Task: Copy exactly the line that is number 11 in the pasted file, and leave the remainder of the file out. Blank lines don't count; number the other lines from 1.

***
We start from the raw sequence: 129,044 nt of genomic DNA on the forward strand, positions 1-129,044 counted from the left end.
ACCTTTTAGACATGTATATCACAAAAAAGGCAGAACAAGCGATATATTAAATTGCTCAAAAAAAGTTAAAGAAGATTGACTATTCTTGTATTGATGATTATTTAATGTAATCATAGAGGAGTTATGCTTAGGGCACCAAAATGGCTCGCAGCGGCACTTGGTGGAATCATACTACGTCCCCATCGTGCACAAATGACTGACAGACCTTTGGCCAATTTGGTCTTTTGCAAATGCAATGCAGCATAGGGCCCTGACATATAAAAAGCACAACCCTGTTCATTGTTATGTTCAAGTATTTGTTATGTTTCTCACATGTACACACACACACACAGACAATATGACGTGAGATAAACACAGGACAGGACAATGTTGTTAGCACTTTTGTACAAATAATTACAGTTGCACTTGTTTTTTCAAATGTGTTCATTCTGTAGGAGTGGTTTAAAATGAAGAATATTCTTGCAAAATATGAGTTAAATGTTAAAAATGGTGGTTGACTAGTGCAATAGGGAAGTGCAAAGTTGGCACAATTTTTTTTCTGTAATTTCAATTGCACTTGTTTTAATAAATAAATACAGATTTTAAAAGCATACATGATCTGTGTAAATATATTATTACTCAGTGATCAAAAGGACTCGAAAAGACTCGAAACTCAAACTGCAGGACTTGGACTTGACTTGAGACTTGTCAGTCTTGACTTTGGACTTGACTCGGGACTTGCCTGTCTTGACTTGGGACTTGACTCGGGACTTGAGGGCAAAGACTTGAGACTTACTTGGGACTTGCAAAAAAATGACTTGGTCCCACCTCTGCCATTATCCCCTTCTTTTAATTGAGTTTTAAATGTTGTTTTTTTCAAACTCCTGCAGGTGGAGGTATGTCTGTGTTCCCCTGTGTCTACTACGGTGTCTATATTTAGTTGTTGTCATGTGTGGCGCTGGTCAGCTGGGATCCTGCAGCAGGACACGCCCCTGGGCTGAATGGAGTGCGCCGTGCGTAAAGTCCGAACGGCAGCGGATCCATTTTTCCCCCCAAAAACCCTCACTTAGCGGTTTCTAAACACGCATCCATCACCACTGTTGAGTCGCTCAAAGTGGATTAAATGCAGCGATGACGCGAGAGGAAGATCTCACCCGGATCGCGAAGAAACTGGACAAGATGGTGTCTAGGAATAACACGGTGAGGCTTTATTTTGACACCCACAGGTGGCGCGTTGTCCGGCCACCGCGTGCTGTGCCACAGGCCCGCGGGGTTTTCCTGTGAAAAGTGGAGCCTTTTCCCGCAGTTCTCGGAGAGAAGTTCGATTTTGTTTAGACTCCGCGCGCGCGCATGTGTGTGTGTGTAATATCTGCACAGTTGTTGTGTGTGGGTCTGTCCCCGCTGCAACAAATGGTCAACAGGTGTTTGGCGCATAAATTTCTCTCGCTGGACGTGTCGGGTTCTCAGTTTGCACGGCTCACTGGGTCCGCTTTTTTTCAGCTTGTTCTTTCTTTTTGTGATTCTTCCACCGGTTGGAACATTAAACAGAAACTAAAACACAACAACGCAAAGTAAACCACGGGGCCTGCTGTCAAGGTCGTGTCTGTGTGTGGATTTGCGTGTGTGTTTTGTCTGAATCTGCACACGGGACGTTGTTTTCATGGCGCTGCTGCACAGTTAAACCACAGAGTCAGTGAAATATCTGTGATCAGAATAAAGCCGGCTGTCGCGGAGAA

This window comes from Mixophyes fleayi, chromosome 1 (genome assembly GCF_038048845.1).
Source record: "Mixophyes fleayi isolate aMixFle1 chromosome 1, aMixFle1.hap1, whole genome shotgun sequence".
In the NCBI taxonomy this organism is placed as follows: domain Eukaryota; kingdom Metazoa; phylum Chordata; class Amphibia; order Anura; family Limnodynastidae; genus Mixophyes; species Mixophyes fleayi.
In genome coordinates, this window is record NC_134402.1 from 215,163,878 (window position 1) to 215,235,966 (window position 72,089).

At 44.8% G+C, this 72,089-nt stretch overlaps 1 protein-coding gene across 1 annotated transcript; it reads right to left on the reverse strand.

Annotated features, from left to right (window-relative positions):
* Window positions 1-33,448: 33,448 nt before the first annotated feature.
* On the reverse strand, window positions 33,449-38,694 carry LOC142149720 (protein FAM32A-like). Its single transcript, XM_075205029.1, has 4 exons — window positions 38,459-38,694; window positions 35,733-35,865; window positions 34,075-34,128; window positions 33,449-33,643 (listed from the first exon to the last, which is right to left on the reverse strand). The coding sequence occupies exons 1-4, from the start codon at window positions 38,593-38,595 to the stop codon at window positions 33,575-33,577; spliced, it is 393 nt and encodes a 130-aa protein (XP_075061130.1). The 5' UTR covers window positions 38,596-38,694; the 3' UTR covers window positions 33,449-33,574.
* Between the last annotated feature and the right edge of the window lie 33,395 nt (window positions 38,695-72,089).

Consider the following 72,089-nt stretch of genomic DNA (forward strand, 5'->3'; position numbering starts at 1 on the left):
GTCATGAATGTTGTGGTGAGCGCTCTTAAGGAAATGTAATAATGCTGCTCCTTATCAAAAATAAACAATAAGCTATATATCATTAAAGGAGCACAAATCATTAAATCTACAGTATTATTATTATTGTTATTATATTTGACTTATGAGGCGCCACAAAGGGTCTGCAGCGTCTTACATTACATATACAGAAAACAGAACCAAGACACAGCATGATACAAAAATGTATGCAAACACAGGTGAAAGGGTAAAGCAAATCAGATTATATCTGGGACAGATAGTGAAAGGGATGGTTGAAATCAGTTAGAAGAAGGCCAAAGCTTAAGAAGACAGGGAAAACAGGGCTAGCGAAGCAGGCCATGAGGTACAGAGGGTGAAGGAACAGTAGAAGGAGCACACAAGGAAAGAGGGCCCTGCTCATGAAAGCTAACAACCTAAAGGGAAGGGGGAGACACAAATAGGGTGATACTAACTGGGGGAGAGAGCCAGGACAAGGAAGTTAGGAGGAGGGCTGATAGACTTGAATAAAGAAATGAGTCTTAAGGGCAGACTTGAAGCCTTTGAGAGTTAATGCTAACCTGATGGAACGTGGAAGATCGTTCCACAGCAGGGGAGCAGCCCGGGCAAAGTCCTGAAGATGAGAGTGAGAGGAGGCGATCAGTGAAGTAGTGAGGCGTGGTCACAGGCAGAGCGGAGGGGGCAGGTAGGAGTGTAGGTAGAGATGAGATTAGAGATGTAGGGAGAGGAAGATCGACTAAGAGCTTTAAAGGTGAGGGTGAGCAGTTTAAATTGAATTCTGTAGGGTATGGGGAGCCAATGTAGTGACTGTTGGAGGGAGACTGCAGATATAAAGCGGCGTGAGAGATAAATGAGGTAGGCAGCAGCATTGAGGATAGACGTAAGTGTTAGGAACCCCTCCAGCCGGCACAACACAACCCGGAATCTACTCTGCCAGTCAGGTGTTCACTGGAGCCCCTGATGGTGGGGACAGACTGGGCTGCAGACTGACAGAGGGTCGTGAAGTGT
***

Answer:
* Between the last annotated feature and the right edge of the window lie 33,395 nt (window positions 38,695-72,089).